Asian shares tread water, markets eye U.S. inflation signals



© Reuters. A man stands on an overpass with an electronic board showing Shanghai and Shenzhen stock indexes, at the Lujiazui financial district in Shanghai, China January 6, 2021. REUTERS/Aly Song/File Photo

By Swati Pandey

SYDNEY (Reuters) – Asian shares marked time on Thursday, with China nudging lower, while the U.S. dollar held below an 11-week high as investors reassessed U.S. Federal Reserve statements on inflation and looked to upcoming data for direction.

MSCI’s broadest index of Asia-Pacific shares outside Japan rose 0.1% to 695.2 points, off a one-month trough of 685.12 touched earlier this week.

rose slightly to 28,905.5, while Chinese shares were in the red with the blue-chip CSI300 index off 0.3%.

On Wall Street, the Nasdaq closed at a record high on Wednesday, while other major U.S. indexes ended lower alongside European stocks. ()

The market has whipsawed over the last week, feeling the after-effects of a surprise projection for rate increases as soon as 2023 by the U.S. Federal Reserve which knocked stocks, boosted the dollar and led to the flattening of the U.S. bond yield curve.

Investors are now pricing the first full U.S. interest rate rise for February 2023 compared to December 2022 in the immediate aftermath of the Fed meeting.

Overnight, 10-year Treasury yields remained below 1.5% in muted trading.

“Until bond yields break out in a sustainable fashion, in either direction, it remains very hard to determine which direction stocks are headed in over the near term,” JPMorgan (NYSE:) analysts wrote in a note.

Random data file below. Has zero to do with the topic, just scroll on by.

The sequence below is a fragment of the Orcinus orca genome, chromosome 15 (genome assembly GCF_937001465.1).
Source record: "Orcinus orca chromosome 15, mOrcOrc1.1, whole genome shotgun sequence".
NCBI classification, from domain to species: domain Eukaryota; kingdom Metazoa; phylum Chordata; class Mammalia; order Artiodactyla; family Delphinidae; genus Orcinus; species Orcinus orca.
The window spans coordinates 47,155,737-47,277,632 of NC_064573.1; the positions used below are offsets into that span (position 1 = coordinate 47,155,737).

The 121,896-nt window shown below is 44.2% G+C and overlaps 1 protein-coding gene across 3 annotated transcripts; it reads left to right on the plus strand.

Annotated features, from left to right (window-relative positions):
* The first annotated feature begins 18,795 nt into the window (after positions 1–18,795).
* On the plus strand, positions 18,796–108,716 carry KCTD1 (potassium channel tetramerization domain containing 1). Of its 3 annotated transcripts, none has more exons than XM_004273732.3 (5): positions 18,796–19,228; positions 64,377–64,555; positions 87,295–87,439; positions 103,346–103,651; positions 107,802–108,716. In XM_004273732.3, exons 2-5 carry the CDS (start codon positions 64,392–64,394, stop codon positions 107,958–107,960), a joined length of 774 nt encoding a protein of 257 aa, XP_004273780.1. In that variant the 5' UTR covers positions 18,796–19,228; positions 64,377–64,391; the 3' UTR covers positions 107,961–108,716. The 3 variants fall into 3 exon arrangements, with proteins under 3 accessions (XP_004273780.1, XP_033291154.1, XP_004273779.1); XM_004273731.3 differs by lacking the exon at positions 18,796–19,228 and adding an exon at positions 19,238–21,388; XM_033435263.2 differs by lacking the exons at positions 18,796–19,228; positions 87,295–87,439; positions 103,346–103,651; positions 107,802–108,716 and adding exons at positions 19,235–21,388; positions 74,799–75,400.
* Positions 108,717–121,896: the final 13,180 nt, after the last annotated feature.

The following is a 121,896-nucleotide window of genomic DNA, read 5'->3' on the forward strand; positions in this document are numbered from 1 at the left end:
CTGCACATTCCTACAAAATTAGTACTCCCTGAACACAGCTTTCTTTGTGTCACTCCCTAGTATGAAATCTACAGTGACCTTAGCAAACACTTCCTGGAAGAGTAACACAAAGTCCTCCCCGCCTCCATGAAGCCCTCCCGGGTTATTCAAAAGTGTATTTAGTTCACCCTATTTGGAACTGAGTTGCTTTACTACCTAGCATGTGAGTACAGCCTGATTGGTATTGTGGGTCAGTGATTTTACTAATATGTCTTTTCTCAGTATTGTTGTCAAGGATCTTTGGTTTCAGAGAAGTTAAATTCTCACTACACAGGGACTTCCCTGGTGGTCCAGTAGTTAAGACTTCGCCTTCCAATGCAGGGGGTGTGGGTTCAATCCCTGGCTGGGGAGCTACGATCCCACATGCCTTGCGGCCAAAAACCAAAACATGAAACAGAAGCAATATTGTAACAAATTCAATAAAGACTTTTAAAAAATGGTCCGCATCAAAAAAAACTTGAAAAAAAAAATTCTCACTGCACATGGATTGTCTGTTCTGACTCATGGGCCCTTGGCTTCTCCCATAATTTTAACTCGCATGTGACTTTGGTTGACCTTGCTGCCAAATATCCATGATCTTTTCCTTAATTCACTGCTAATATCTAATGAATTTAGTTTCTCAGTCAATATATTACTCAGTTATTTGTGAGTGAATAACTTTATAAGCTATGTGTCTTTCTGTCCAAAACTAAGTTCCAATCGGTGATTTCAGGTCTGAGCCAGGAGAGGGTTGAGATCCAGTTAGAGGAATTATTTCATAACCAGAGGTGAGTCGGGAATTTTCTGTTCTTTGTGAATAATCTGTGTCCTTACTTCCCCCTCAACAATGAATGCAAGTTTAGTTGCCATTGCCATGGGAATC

“Much continues to hinge on the upcoming growth data.”

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Europe released strong manufacturing activity data on Wednesday, while figures on ISM manufacturing and U.S. non-farm payrolls are due next week.

The U.S. dollar vacillated below an 11-week high versus major peers as traders navigated conflicting signals from Fed officials on the timing of a withdrawal of monetary stimulus.

On Wednesday, two Fed officials said a period of high inflation in the United States could last longer than anticipated, just a day after Fed Chair Jerome Powell played down rising price pressures. [

The , which measures the greenback against six rivals, stood at 91.806 early in the Asian session after dipping to 91.509 on Wednesday. It was at 92.408 at the end of last week, the highest since April 9.

Against the Japanese yen, the dollar climbed to a 15-month high of 111.11.

The Bank of England is expected to acknowledge the strength of inflationary pressures in recent data when it meets later in the day.

“We do not expect the statement to push back against expectations that interest rates could start to move higher in the second half of next year,” ANZ economists said.

The British pound was steady at $1.3959.

Flash U.S. manufacturing PMI climbed to a record high in June, but manufacturers are still struggling to secure raw materials and qualified workers, substantially raising prices for both businesses and consumers.

Early PMI data showed that euro zone business growth accelerated at its fastest pace in 15 years in June on the easing of more lockdown measures and the unleashing of pent-up demand.

Oil prices hovered near two years high after an industry report on inventories reinforced views of a tightening market as travel picks up in Europe and North America. [O/R]

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futures was last off 5 cents at $75.14 a barrel and U.S. crude eased 5 cents to $73.03 per barrel.

prices dipped to $1,776 an ounce.





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